From the slopes to The Plains | News – Fauquier Times

Posted: February 14, 2020 at 12:43 pm

Tony Wellsis a pleasant,energeticfellow. Engaging in conversation with him is lively and animated. He has lots to share.

Not only does he writebooks,but his life reads likea compelling novel.Descriptions ofhiswork with the Navyandhistime spent flyingarethrilling.Wells is most keen on his time spent on the slopes but with a new year,at 76,he made the decision to retire.He is an accomplished author and will continue writing. What he wont be doing is careening down mountain slopesso frequently.

After four decades of service as a National Ski Patroller,Wells, a resident of The Plains,retired from spending timein the snow. He was also a National Ski Patrol instructor and examiner for 28 years.

Wellspassion for skiing started as a small childin the Bernese Oberland in Switzerland. Later at his high school in England he skied every Christmas and Easter holidays in Europe with his school ski club. When he became a Royal Navy officer,he skied on the Navy and Portsmouth Command ski teams, one yearwinningthe grand slalom trophy with three Royal Marine Commandos.Wells has a cheeky side to him and admittedlyfelt in good company with that win;theywere arctic warfare trained and spent winters in Norway skiing near the Russian border.

Wells immigrated to the United States in 1983. By that time, he had skied every major resort in Switzerland and Austria,several in France and Italy, and Garmisch-Partenkirchen in Bavaria in Germany. His favorite ski resort has always been Zermatt in Switzerland.

Stateside, Wells began patrollingat Massanutten. He later helped create and lead a new patrol, Cherokee, at Linden, Virginia, where he was thepatroltreasurer.He calledTimberline, WestVirginia,homefor a time; while there,he helped establish a new patrol at Whitetail in Pennsylvania when it opened. After several years of long weekends travelingwith his three children, he decided to move closer to home; hehas been at Bryce Mountain ever since.

I like Bryce Mountain because it is family-oriented, said Wells,and is very good for children and people who want to learn to ski and for more advanced skiers to develop their skills without the pressure of long lift lines and crowded slopes.

Wells enjoys being of service to others. Parallel with his duties on the National Ski Patrol, Wells is a life member with The Plains Volunteer Fire and Rescue Company,where he serves as president.Being a life member means that he has volunteered his time for a minimum of 20 years.

I trained originally at the Fairfax County Fire & Rescue Academy as anemergencymedicaltechnicianand ran on the Vienna Rescue Squad before moving from Oaktonto The Plains and joining The Plains Rescue Squad, said Wells. Whilehe has witnessed manyinjuries,hemanaged to remain unscathed during his time on patrol--although he did have a harrowing experienceat Mammoth Mountain inCalifornia where hefound himself precariously hanging on to a rock pinnacle before descending arms outstretcheddown achute sansskis. While losing his skis and poles, he ended hisnear 500-foot free fallwith minor burns to his arms.

Over the past decades,Wellsestimates that he has rescued about 1,000 injured skiers, treating them on the mountain and bringing them down on a special toboggan. Hes seen every kind of injury, from serious headandbackinjuriesand fractures requiringmedevac (medical air evacuation) to minor cuts,abrasions and sprains.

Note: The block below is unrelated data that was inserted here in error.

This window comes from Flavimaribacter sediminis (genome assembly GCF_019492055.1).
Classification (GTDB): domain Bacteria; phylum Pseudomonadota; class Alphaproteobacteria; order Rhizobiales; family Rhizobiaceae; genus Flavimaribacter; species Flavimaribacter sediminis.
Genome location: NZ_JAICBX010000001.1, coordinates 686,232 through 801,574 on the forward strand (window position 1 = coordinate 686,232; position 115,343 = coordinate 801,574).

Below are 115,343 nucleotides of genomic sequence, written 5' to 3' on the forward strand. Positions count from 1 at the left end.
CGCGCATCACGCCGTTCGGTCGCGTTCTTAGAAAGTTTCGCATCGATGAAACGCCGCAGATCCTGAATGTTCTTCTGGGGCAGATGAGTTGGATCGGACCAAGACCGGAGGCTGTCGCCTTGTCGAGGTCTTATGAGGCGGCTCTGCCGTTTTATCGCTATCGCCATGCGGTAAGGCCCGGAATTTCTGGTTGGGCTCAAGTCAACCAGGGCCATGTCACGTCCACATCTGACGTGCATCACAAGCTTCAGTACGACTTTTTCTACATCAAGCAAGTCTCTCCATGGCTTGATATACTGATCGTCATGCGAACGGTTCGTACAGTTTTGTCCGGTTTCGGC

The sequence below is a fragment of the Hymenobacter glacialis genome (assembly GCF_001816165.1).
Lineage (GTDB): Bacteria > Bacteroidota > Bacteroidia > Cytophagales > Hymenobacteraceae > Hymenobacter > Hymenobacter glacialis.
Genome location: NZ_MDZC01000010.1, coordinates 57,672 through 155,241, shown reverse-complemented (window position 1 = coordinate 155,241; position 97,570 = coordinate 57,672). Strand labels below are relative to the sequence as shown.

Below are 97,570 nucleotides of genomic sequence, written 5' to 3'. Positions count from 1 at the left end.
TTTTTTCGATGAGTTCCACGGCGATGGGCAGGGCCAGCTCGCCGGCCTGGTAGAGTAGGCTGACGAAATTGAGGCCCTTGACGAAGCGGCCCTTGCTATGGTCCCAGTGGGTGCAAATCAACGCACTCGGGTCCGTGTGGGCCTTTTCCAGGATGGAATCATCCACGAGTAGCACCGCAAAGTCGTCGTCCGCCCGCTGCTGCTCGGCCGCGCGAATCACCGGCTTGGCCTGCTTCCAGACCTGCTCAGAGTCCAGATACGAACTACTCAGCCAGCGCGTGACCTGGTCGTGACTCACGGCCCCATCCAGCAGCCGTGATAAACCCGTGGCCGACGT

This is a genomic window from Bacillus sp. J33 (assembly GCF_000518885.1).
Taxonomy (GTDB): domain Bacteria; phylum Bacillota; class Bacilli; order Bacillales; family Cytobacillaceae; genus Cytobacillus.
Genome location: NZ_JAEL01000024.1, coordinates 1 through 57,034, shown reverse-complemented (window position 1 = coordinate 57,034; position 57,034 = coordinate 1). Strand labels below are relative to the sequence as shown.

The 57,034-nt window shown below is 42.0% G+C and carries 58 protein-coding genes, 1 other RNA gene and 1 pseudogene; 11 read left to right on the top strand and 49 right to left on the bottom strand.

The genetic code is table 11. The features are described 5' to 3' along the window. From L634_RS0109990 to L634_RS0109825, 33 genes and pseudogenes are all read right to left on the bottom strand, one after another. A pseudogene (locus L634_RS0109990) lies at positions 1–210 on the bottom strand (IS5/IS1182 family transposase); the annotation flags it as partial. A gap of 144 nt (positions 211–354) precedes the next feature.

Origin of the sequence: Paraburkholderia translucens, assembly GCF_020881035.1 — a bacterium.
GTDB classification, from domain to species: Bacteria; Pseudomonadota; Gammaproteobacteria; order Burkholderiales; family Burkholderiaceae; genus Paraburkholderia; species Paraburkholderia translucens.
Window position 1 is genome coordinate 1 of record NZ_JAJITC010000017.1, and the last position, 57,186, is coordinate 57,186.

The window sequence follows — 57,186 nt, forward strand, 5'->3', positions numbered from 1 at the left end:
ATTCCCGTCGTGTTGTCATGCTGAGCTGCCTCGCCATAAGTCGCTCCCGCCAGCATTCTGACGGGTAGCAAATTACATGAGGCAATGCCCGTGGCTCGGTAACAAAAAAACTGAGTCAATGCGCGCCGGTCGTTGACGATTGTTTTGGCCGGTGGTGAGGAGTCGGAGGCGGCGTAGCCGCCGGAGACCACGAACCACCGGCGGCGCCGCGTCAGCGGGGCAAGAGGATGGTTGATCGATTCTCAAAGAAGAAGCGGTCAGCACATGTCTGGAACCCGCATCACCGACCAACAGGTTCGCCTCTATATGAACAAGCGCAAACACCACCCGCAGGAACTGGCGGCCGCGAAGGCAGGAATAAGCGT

Wells is fortunate that he hasnt had to deal with a skiing fatality, although hes come close.

He has much to be proud of with his skiing prowess andencourages prospective skiers to put themselves in good hands.

My best advice is alwaystakeinstruction from an experienced and qualified instructor, fully registered as a Professional Ski Instructor of America, said Wells. Hesproud of his oldest son John,who is a National SkiPatrollerand alsoa PSIA instructor.He is at Wintergreen in Virginia, said Wells.

Hereflectedon how ski equipment has advanced over the decades.As a small child inKanderstegin Switzerland hevividlyremembers skiing on wooden skies, with bamboo poles and leather boots, with a very primitive binding.

The new short skis are the way to go, advises Wells,anddon't buy second-hand equipment unless you know its pedigree.

Wells offered his golden rule:Never ski alone in mountainous complex terrain,andin particular wherethere are few other skiers.

GPS tracking devices, often embedded in watches, will sound the alarm and allow rescue teams to find injured or lost skiers but Wells would hope thateveryonesskiing adventure would be without incident.

Never stop in the middle of a ski run, advises Wells. Also stop on the side, turn and look upwards to sight other descending skiers. The downward skier always has the right of way, added Wells notingthatthis ruleis not always respected. Skiers should always glance over their shoulder before turning.

Wells has written several books,including two novels (Black Gold FinaleandThe Golden Few). He recently returned from London where he was meeting with his U.K.literary agent. I have another book due to be published later this year by the U.S.Naval Institute Press in Annapolis,Maryland, said Wells.

His children are all accomplished skiers. His daughter Lucy lives near Denver, Colorado,and is teaching her three children the joys of skiing.

There are a lot of skiers in this area, said Wells,who hopesthat his eight grandchildren will follow the family ski tradition and acquire the expert epithet.

If youre fortunate enough to meet thispersonable and intelligentfellow, you wont be disappointed. He has lots of stories to share.

WhileWells has hadhis last run,thespirit that kept him on the slopes lives on.

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From the slopes to The Plains | News - Fauquier Times

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